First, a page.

For years nobody who fancied themselves as a serious beer drinker would ever dream of drinking beer from a can, associating them with tinny, pissy lagers. If beer was being consumed outside of the pub, it was in a bottle – this is what I believed during the first 15 years of enjoying beer. In 2018, the tides have turned and the can reigns supreme in the beer world.
With the information in front of you, there’s no doubting the benefits of canned beer. Most importantly, they are better than bottles when it comes to blocking out beers biggest enemies, light and oxygen. Cans are lighter and better for transport and storage, they’re completely recyclable and since the aluminium is lined with aqueous polymer lining, there’s no metallic taste transferred to the beer. On top of all the practical benefits of canning beer, they can look pretty funky on bottle shop shelves. It makes a lot of sense that so many British breweries have invested stacks of money into canning lines.
When I was last in my local beer shop, Simply Local, shop owner Viks mentioned that it’s getting harder to sell bottles, as customers always seem to be drawn to the latest can deliveries from hyped breweries from around the world. He pointed to a bottle in the fridge to the left of the till.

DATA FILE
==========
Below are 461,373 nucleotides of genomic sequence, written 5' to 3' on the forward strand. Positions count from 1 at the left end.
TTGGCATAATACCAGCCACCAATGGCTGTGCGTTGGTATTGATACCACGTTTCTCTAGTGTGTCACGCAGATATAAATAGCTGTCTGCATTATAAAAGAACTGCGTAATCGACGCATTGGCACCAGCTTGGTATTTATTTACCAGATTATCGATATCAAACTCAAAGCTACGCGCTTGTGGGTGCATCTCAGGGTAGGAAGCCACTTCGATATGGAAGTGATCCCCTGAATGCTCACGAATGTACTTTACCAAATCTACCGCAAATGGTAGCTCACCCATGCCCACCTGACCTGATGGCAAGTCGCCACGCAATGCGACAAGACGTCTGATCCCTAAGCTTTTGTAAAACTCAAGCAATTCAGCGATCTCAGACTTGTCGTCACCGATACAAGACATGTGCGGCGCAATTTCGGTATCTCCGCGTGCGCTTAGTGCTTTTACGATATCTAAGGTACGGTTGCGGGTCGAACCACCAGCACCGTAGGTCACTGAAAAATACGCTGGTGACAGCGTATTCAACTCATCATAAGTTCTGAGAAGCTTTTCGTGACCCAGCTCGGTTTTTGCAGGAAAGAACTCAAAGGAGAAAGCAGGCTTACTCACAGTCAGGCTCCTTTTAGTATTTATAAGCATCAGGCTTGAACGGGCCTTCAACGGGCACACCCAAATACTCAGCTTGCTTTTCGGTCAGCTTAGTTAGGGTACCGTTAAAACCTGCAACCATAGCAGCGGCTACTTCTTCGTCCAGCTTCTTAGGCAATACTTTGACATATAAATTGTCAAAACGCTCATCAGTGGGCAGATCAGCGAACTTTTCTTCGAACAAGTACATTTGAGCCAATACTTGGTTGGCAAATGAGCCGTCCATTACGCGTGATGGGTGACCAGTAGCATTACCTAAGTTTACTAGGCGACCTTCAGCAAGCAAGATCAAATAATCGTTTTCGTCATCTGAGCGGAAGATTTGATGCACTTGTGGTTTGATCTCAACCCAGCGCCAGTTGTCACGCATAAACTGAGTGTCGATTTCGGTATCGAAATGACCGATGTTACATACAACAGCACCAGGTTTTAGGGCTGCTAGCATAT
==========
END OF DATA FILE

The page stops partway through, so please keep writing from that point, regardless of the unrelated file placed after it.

“I’m taking this one home with me to try. We had them in a couple of weeks ago and we’ve not sold many”.
At a closer look, I realised it was a bottle of Falcone DIPA, a collaboration between Track and Deya, both really popular breweries in their own right. You’d certainly expect it to fly off the shelves, especially when there was only a limited supply, but according to Viks, it was overshadowed by can releases that came in the same delivery. Usually anything by Deya (whose beers are canned) sells out right away round here. Although they don’t have too far to travel from Cheltenham, Deya is like gold dust in the Midlands.
After a moment’s thought, I decided I’d treat myself to a bottle.
“Have this one bro, I’ll grab another one for me.”
Poured into my trusty To Øl glass, Falcone has a light golden colour, with a small white head that dissipates fairly quickly. There’s a light haze, but certainly nowhere near the opaqueness of a lot of the New England inspired IPAs and DIPAs that are so popular at the moment.
Buying so many cans has left my bottle opener pretty redundant over the last year or so, so it was satisfying to pop the cap and see the ‘smoke’ dance out of the bottle, bringing with it plenty of citrus aroma. In the glass, this DIPA is a joy for the nostrils, with aromas of orange, mango and passionfruit, combined with some subtle resinous pine notes.
Taking a big gulp, I immediately tasted fresh, tangy tangerine, mango, passionfruit and a little sweet malt. Along with the fruit and sweetness, Falcone is backed up by earthy pine and a pithy, zingy grapefruit edge to satisfy my cravings for bitterness, if only on a subtle level. The body is light to medium and carbonation is soft, making for a really drinkable beer, considering its 8.5% ABV. A grape-like dryness to the finish makes it an all the more refreshing ale.
All in all, the beer didn’t stay in my glass for long at all as it was calling out for hearty gulps rather sips. Since I was only having the one, I was happy to oblige.
VERDICT: Bottles are still cool when they are filled with awesomeness.